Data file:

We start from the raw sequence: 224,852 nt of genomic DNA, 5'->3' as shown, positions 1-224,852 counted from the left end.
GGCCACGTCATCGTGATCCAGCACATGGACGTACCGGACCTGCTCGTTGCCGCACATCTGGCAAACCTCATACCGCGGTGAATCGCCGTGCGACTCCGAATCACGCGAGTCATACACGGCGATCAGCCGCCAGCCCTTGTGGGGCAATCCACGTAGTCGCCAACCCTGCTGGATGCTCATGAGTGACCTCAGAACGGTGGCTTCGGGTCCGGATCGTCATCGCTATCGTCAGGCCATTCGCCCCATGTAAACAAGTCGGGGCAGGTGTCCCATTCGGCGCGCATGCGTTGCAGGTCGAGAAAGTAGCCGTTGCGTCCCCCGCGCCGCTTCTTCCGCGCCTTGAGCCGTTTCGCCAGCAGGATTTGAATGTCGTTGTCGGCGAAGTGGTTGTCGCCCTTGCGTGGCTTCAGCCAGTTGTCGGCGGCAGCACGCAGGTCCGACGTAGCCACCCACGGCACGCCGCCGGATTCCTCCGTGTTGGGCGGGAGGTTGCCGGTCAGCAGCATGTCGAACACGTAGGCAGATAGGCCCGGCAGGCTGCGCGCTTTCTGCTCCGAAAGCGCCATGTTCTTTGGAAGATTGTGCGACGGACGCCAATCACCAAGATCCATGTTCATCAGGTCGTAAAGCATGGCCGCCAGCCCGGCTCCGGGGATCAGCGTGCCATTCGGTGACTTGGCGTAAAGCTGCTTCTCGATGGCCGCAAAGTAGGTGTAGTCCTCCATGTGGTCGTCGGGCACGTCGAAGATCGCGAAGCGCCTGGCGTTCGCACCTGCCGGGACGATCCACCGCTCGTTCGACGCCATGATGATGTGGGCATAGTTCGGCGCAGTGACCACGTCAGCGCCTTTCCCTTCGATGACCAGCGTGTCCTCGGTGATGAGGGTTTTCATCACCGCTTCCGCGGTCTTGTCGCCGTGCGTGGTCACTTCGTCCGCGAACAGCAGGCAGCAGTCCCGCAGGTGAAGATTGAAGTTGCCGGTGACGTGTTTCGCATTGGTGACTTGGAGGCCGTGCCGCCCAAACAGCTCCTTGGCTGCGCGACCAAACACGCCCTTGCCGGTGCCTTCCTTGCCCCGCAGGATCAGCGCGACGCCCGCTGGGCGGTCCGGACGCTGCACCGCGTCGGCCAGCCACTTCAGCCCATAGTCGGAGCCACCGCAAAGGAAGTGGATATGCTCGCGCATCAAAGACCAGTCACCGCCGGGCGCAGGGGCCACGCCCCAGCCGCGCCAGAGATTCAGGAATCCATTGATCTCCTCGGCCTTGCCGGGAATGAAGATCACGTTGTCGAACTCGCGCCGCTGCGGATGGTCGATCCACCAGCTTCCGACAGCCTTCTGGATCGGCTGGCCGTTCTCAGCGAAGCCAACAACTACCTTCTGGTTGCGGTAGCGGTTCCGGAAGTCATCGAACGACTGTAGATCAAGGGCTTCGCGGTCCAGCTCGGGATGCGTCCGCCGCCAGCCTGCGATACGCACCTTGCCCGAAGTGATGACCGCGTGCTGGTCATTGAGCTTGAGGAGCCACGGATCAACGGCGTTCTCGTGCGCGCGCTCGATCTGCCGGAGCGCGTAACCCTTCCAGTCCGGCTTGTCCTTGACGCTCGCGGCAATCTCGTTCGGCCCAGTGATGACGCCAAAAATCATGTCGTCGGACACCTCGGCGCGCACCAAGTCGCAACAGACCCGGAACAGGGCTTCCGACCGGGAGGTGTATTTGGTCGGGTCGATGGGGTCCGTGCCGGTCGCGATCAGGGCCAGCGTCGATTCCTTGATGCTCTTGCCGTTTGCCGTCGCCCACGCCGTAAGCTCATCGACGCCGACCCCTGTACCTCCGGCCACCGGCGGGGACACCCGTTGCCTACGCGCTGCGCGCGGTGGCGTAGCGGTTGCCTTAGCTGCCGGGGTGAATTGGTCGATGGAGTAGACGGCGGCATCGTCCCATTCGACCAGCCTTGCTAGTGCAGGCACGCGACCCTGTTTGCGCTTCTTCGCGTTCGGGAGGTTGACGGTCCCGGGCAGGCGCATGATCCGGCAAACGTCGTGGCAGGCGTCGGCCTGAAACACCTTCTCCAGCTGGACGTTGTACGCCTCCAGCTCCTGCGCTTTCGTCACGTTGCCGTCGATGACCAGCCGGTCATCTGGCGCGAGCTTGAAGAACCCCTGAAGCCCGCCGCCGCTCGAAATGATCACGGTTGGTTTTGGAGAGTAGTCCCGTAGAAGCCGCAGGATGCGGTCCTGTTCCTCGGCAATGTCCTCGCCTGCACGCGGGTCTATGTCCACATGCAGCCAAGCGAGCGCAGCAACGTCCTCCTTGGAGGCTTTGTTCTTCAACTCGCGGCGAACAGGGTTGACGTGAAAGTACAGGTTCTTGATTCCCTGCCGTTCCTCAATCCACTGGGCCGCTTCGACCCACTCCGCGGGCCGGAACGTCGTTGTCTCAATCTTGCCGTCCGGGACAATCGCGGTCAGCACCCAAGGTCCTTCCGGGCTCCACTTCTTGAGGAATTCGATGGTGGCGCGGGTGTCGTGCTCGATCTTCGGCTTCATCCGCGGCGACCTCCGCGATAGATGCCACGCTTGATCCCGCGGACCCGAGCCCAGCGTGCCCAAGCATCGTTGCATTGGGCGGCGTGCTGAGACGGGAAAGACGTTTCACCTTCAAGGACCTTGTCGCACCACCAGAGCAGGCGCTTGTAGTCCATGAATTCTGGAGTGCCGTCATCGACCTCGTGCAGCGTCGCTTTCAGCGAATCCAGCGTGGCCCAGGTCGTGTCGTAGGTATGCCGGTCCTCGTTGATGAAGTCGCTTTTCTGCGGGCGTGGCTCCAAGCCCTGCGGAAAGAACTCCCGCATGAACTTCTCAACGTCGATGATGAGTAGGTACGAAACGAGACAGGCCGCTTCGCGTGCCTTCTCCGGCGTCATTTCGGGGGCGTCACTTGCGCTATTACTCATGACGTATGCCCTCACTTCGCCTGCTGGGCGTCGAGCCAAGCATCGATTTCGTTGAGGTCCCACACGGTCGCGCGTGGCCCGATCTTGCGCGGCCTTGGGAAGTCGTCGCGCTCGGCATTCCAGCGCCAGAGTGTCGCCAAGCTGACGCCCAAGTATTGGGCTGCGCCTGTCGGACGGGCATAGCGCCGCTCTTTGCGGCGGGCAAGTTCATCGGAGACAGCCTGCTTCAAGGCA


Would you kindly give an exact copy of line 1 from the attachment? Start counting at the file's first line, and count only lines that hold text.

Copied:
We start from the raw sequence: 224,852 nt of genomic DNA, 5'->3' as shown, positions 1-224,852 counted from the left end.